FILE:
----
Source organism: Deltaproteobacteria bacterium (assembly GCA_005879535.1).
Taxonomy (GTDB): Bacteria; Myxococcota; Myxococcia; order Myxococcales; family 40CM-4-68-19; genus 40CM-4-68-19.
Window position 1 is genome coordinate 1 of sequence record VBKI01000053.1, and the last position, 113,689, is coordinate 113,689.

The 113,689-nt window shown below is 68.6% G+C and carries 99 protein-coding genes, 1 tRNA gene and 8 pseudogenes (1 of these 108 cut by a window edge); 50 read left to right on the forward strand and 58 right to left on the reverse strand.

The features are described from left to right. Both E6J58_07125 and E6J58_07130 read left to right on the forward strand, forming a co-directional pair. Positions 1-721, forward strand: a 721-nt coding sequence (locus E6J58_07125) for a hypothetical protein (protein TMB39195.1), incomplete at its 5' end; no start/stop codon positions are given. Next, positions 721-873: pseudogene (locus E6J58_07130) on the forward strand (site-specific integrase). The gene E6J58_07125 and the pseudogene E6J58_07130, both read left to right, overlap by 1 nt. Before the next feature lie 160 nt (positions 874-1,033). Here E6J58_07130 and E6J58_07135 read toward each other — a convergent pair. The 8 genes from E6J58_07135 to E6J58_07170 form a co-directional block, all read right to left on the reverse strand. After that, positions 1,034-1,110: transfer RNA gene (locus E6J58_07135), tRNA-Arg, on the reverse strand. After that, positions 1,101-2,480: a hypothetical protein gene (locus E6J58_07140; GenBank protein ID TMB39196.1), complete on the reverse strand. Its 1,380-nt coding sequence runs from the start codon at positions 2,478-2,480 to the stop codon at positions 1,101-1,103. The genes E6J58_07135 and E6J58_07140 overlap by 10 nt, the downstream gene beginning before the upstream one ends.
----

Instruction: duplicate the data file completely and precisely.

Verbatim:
Source organism: Deltaproteobacteria bacterium (assembly GCA_005879535.1).
Taxonomy (GTDB): Bacteria; Myxococcota; Myxococcia; order Myxococcales; family 40CM-4-68-19; genus 40CM-4-68-19.
Window position 1 is genome coordinate 1 of sequence record VBKI01000053.1, and the last position, 113,689, is coordinate 113,689.

The 113,689-nt window shown below is 68.6% G+C and carries 99 protein-coding genes, 1 tRNA gene and 8 pseudogenes (1 of these 108 cut by a window edge); 50 read left to right on the forward strand and 58 right to left on the reverse strand.

The features are described from left to right. Both E6J58_07125 and E6J58_07130 read left to right on the forward strand, forming a co-directional pair. Positions 1-721, forward strand: a 721-nt coding sequence (locus E6J58_07125) for a hypothetical protein (protein TMB39195.1), incomplete at its 5' end; no start/stop codon positions are given. Next, positions 721-873: pseudogene (locus E6J58_07130) on the forward strand (site-specific integrase). The gene E6J58_07125 and the pseudogene E6J58_07130, both read left to right, overlap by 1 nt. Before the next feature lie 160 nt (positions 874-1,033). Here E6J58_07130 and E6J58_07135 read toward each other — a convergent pair. The 8 genes from E6J58_07135 to E6J58_07170 form a co-directional block, all read right to left on the reverse strand. After that, positions 1,034-1,110: transfer RNA gene (locus E6J58_07135), tRNA-Arg, on the reverse strand. After that, positions 1,101-2,480: a hypothetical protein gene (locus E6J58_07140; GenBank protein ID TMB39196.1), complete on the reverse strand. Its 1,380-nt coding sequence runs from the start codon at positions 2,478-2,480 to the stop codon at positions 1,101-1,103. The genes E6J58_07135 and E6J58_07140 overlap by 10 nt, the downstream gene beginning before the upstream one ends.